Five Must-Reads On The American Innovation and Choice Online Act (AICOA)
As Congress returns from the July Fourth recess, it is worth recapping what experts have said about AICOA’s negative impacts on U.S. national security, privacy, content moderation, and consumer welfare, including how the recently revised AICOA solves none of these problems yet carves out big telcos and banks.
1) More Economic And National Security Officials Speak Out Against Harmful Anti-Tech Bills—A group of former national security and economic officials sent a letter to Republican congressional leaders warning that AICOA and the Open Markets Act could weaken America’s national security.
2) Academics Refute Rep. Cicilline’s AICOA Defense—A group of distinguished law and technology academics sent a letter to Democratic Senators, warning that “presuming that AICOA is drafted precisely enough to preclude attacks on content moderation ignores multiple, loud warnings that future politically motivated enforcers (and judges) will seize on. This is a risky gamble indeed.”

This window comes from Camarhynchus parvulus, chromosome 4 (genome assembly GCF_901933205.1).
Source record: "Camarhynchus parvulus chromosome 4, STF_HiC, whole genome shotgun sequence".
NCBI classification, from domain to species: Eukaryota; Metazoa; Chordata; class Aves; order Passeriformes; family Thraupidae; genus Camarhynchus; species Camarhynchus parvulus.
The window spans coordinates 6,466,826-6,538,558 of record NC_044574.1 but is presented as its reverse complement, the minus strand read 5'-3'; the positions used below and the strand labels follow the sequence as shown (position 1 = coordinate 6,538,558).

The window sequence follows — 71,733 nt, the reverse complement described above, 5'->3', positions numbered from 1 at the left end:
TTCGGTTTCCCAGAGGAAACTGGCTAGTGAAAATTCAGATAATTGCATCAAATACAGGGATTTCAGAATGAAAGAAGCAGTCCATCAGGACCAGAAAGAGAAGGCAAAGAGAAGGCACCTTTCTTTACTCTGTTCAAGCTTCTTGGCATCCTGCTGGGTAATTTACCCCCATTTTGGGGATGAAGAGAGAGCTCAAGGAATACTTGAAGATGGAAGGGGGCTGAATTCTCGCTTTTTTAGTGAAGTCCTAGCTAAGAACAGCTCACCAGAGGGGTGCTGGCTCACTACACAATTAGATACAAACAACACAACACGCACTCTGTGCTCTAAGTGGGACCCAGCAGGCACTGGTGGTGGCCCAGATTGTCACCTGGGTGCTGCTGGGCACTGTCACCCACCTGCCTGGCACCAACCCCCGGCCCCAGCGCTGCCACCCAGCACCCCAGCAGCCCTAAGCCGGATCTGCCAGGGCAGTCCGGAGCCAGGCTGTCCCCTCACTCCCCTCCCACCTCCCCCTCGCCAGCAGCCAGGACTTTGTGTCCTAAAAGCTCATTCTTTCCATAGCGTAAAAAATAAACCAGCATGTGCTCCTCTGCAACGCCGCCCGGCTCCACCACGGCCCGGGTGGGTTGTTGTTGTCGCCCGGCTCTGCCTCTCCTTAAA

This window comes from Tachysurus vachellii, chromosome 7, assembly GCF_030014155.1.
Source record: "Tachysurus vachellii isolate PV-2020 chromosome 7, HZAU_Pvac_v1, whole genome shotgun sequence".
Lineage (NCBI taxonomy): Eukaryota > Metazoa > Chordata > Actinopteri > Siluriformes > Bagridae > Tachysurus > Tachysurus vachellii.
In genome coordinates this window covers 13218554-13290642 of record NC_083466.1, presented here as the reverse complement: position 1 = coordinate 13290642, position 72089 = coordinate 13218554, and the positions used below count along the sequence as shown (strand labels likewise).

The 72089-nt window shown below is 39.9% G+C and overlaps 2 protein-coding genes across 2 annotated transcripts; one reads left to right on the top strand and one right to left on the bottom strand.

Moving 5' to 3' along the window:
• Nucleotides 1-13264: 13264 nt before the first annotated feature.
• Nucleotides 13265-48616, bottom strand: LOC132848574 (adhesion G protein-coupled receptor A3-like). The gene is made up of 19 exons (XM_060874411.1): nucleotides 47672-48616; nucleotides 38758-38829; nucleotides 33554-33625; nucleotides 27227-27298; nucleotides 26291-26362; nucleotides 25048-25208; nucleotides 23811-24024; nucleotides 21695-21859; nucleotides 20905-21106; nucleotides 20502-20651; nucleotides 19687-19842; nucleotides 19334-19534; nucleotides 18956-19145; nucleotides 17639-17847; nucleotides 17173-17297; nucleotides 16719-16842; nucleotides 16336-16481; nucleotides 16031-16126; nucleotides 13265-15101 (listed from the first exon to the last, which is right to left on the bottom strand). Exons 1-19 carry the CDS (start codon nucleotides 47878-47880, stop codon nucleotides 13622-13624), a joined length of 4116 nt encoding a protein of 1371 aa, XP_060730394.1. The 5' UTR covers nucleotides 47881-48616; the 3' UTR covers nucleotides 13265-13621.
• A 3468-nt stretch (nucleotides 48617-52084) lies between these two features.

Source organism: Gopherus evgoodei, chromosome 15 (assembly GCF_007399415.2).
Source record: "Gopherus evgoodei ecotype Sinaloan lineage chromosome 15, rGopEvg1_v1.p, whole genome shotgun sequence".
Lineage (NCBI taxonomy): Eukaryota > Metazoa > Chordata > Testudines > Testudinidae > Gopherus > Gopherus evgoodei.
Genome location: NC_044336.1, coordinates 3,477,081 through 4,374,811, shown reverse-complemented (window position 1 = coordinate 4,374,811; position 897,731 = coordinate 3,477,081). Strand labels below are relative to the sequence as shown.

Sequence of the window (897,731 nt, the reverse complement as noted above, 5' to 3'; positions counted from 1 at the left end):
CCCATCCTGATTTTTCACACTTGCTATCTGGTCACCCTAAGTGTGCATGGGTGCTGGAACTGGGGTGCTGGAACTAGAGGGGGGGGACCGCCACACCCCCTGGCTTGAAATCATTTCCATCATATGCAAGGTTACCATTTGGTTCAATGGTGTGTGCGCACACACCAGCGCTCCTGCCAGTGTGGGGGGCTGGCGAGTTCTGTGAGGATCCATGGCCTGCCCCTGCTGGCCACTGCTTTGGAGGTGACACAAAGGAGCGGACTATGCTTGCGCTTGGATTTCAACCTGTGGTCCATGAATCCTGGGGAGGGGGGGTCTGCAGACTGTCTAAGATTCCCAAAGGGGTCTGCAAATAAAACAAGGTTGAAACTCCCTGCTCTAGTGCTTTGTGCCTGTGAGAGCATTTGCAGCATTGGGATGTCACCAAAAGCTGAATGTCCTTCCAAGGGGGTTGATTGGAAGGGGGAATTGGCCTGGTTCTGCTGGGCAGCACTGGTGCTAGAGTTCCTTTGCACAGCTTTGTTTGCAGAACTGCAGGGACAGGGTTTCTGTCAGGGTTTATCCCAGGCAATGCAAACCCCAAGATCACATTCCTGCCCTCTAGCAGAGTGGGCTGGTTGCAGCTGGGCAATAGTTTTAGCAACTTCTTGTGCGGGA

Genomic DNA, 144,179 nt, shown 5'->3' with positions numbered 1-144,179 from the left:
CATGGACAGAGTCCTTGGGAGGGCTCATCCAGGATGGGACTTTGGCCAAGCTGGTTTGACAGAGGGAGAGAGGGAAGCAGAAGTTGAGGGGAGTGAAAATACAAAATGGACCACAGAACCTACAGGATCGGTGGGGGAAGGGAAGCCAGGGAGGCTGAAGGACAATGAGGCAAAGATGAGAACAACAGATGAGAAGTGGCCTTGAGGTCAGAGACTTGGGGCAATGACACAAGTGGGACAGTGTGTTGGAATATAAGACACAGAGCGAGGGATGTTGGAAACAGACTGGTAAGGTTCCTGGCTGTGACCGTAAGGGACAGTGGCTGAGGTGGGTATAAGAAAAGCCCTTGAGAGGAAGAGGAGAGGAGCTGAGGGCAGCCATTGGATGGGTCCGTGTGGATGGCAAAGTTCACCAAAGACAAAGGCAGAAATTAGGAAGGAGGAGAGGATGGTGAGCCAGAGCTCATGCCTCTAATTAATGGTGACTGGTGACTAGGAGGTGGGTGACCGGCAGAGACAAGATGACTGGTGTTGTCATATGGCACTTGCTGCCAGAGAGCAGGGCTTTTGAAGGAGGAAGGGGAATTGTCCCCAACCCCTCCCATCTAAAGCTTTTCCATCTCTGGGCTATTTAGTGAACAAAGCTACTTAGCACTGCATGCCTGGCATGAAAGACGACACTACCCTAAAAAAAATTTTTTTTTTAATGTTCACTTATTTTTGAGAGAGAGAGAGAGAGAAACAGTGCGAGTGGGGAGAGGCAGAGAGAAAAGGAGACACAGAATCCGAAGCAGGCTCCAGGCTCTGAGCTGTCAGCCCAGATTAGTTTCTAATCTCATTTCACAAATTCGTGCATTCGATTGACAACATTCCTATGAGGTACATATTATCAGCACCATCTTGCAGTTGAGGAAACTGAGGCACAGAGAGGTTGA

3) U.S. Chamber of Commerce: Anti-tech Bills Will “Sap Our Economy’s Potential For Growth And Innovation”—Sean Heather, Senior Vice President of International Regulatory Affairs & Antitrust at the U.S. Chamber of Commerce, warned the pending anti-tech bills outlaw practices “routinely used today” across “every industry,” and “embolden a government-knows-best approach to managing our economy.”
4) Expert Commentary On Sen. Klobuchar’s Radical Antitrust Bill—Read the widespread criticism of Sen. Klobuchar’s radical antitrust bill from a collection of left-leaning experts, right-leaning experts, groups representing small business and entrepreneurs, business and industry groups, and antitrust and tech policy experts.
5) Senator Klobuchar’s Antitrust Bill Version 3.0 Carves Out Telcos and Banks; Original Flaws Remain—Sen. Klobuchar’s revised AICOA recognizes the original bill’s numerous problems, as raised by a bipartisan group of 13 senators during January’s Senate Judiciary Committee markup, but solves none of them while carving out big telecommunications, banks, and credit card companies.